M.E. (Myalgic Encephalomyelitis) is a debilitating disease characterised by severe, disabling fatigue and post-exertional malaise. Other symptoms include:
- Muscle pain
- Joint pain
- Disturbed, unrefreshing sleep or altered sleep patterns
- Poor memory and concentration
- Digestive problems
- Unusual headaches
- Flu-like effects
A hallmark of the condition is that symptoms are usually worsened with minimal physical and mental exertion.
M.E. is often referred to and diagnosed as Chronic Fatigue Syndrome (CFS) or Post-Viral Fatigue Syndrome (PVFS). The compound term M.E./CFS is now commonly used, although there is debate and uncertainty as to whether it refers to a single, discrete condition.
Much is continually being discovered about M.E./CFS. It is a condition affecting the body’s neurological system, causing it to act unpredictably. The trigger can be one of certain infections or groups of viruses; immunisations; or environmental toxins. A physical or emotional shock or a period of overload may be contributory factors.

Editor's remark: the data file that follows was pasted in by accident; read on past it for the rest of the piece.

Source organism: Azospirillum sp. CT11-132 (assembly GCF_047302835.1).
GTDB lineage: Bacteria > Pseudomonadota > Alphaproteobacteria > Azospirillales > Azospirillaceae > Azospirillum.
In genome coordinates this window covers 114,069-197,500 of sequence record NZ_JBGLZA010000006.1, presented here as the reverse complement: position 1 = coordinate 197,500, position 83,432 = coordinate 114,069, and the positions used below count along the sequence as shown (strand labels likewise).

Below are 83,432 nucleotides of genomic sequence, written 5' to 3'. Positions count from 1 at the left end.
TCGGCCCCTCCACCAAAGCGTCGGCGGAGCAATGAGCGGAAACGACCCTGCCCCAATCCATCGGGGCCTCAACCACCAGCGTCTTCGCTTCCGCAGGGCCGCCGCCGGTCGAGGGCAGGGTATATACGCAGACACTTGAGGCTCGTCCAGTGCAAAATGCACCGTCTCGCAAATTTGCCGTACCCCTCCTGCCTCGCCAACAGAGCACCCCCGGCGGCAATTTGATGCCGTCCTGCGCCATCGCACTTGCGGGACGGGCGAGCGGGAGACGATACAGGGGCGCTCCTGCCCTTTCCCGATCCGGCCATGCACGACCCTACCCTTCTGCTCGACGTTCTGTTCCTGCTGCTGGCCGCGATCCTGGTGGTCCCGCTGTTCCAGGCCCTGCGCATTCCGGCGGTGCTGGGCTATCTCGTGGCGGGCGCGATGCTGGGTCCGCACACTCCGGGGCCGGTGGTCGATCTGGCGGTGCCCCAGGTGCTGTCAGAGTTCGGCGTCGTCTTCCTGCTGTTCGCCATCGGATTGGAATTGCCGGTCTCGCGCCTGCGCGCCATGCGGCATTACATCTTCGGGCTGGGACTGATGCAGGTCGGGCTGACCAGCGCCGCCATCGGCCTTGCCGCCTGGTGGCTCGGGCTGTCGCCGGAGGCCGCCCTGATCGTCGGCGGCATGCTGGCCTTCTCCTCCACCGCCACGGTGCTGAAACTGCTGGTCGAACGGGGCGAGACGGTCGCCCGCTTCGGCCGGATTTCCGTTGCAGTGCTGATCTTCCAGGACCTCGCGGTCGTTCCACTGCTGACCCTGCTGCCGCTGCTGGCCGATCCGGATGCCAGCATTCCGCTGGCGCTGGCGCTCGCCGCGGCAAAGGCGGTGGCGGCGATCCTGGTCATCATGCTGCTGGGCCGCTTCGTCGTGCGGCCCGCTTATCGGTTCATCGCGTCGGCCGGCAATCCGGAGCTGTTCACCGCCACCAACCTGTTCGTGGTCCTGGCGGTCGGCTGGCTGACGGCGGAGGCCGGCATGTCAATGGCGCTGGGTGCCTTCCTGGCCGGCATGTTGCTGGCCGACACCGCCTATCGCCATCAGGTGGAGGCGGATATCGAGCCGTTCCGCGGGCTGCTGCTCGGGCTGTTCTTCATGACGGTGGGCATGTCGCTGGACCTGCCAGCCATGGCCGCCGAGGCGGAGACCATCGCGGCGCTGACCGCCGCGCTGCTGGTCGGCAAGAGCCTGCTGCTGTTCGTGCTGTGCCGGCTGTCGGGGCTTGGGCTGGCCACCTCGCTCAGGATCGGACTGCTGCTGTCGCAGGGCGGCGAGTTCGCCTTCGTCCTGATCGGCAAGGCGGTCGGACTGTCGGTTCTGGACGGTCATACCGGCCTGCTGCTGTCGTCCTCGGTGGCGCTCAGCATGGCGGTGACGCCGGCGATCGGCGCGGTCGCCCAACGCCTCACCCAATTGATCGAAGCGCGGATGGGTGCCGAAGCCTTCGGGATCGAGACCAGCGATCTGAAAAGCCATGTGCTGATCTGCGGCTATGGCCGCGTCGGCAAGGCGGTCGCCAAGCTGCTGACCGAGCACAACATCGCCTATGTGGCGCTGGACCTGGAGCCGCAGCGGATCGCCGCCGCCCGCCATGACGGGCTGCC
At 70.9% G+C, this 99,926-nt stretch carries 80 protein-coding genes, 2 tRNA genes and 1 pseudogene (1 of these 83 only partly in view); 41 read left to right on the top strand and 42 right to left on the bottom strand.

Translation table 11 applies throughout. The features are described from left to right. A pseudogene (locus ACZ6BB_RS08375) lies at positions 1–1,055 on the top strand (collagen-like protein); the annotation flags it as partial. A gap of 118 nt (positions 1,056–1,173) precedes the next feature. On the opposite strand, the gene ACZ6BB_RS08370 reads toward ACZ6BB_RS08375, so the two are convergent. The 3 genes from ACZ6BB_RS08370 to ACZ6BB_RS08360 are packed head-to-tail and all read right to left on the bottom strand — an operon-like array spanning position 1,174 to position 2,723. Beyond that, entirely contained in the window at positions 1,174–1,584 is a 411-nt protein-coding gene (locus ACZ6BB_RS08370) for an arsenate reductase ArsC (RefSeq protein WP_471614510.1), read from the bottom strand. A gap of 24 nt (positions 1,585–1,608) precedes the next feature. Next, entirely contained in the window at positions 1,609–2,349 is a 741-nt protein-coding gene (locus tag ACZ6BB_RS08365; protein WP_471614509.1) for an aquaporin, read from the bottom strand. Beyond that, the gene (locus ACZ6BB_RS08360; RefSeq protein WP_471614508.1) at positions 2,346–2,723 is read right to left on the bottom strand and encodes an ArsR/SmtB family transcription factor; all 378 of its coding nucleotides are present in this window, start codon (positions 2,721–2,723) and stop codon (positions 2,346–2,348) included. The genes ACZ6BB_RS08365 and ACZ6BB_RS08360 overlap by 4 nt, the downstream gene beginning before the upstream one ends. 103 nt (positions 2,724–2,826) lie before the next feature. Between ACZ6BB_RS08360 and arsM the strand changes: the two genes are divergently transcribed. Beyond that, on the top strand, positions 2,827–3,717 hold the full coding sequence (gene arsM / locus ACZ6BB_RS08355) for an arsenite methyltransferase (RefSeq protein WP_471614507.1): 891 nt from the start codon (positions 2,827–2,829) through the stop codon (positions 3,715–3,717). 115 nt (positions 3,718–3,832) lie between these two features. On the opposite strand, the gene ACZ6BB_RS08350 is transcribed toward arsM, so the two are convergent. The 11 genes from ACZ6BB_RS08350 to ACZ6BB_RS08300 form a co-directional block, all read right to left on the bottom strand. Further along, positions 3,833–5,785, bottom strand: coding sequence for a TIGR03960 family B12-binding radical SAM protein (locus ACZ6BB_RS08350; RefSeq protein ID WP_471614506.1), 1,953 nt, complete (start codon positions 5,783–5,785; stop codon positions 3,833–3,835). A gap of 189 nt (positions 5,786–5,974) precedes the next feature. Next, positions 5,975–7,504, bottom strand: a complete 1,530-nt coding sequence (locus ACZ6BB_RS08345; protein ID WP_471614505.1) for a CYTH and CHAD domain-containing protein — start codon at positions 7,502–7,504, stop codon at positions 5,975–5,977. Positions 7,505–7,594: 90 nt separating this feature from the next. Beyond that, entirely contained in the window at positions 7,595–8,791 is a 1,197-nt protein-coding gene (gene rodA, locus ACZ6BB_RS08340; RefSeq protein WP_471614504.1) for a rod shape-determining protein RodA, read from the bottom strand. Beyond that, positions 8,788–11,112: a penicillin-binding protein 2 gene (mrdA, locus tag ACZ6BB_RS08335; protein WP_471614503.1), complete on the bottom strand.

Currently, the NHS in Scotland provides some limited services for those with M.E./CFS, although more are being developed. Many sufferers help themselves by learning to balance activity with rest, and make use of NHS or private doctors, health professionals or complementary therapists as advisors in their journey towards recovery.
According to the Chief Medical Officer’s Working Group Report, published in 2002, “Each individual is best managed according to a unique flexible management plan, in which specific strategies and therapies are tailored to his or her particular circumstances.”
M.E., CFS and PVFS are all neurological conditions recognised by the World Health Organisation.